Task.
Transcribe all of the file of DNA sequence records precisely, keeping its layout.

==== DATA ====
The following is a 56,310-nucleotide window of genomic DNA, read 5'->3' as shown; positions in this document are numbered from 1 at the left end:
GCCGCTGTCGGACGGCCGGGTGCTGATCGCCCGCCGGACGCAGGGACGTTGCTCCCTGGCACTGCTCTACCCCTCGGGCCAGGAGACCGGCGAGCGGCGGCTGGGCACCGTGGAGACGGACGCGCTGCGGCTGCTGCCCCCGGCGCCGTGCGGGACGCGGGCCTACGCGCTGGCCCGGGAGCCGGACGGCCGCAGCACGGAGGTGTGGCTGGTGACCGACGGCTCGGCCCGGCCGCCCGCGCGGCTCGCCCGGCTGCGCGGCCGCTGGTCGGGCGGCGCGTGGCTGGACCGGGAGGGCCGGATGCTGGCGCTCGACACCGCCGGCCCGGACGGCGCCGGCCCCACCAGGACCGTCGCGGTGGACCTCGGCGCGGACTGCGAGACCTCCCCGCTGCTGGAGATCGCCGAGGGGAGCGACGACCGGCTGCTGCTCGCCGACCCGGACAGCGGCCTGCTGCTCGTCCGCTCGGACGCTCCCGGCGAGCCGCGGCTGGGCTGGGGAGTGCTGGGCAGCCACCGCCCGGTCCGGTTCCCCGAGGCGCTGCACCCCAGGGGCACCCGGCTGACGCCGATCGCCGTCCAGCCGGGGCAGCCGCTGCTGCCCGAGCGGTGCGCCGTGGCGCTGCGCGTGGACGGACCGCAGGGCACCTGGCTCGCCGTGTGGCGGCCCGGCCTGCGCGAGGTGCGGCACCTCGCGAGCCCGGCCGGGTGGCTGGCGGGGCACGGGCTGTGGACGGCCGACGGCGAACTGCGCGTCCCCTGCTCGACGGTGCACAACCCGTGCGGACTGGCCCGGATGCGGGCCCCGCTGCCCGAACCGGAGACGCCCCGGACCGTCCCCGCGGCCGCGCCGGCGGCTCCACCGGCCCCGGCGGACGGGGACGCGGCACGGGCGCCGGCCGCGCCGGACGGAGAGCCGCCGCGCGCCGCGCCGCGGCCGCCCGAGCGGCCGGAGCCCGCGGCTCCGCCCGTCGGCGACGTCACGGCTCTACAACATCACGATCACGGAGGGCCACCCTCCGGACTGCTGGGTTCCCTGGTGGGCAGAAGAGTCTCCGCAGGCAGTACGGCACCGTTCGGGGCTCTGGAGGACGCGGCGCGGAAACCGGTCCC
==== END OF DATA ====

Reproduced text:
The following is a 56,310-nucleotide window of genomic DNA, read 5'->3' as shown; positions in this document are numbered from 1 at the left end:
GCCGCTGTCGGACGGCCGGGTGCTGATCGCCCGCCGGACGCAGGGACGTTGCTCCCTGGCACTGCTCTACCCCTCGGGCCAGGAGACCGGCGAGCGGCGGCTGGGCACCGTGGAGACGGACGCGCTGCGGCTGCTGCCCCCGGCGCCGTGCGGGACGCGGGCCTACGCGCTGGCCCGGGAGCCGGACGGCCGCAGCACGGAGGTGTGGCTGGTGACCGACGGCTCGGCCCGGCCGCCCGCGCGGCTCGCCCGGCTGCGCGGCCGCTGGTCGGGCGGCGCGTGGCTGGACCGGGAGGGCCGGATGCTGGCGCTCGACACCGCCGGCCCGGACGGCGCCGGCCCCACCAGGACCGTCGCGGTGGACCTCGGCGCGGACTGCGAGACCTCCCCGCTGCTGGAGATCGCCGAGGGGAGCGACGACCGGCTGCTGCTCGCCGACCCGGACAGCGGCCTGCTGCTCGTCCGCTCGGACGCTCCCGGCGAGCCGCGGCTGGGCTGGGGAGTGCTGGGCAGCCACCGCCCGGTCCGGTTCCCCGAGGCGCTGCACCCCAGGGGCACCCGGCTGACGCCGATCGCCGTCCAGCCGGGGCAGCCGCTGCTGCCCGAGCGGTGCGCCGTGGCGCTGCGCGTGGACGGACCGCAGGGCACCTGGCTCGCCGTGTGGCGGCCCGGCCTGCGCGAGGTGCGGCACCTCGCGAGCCCGGCCGGGTGGCTGGCGGGGCACGGGCTGTGGACGGCCGACGGCGAACTGCGCGTCCCCTGCTCGACGGTGCACAACCCGTGCGGACTGGCCCGGATGCGGGCCCCGCTGCCCGAACCGGAGACGCCCCGGACCGTCCCCGCGGCCGCGCCGGCGGCTCCACCGGCCCCGGCGGACGGGGACGCGGCACGGGCGCCGGCCGCGCCGGACGGAGAGCCGCCGCGCGCCGCGCCGCGGCCGCCCGAGCGGCCGGAGCCCGCGGCTCCGCCCGTCGGCGACGTCACGGCTCTACAACATCACGATCACGGAGGGCCACCCTCCGGACTGCTGGGTTCCCTGGTGGGCAGAAGAGTCTCCGCAGGCAGTACGGCACCGTTCGGGGCTCTGGAGGACGCGGCGCGGAAACCGGTCCC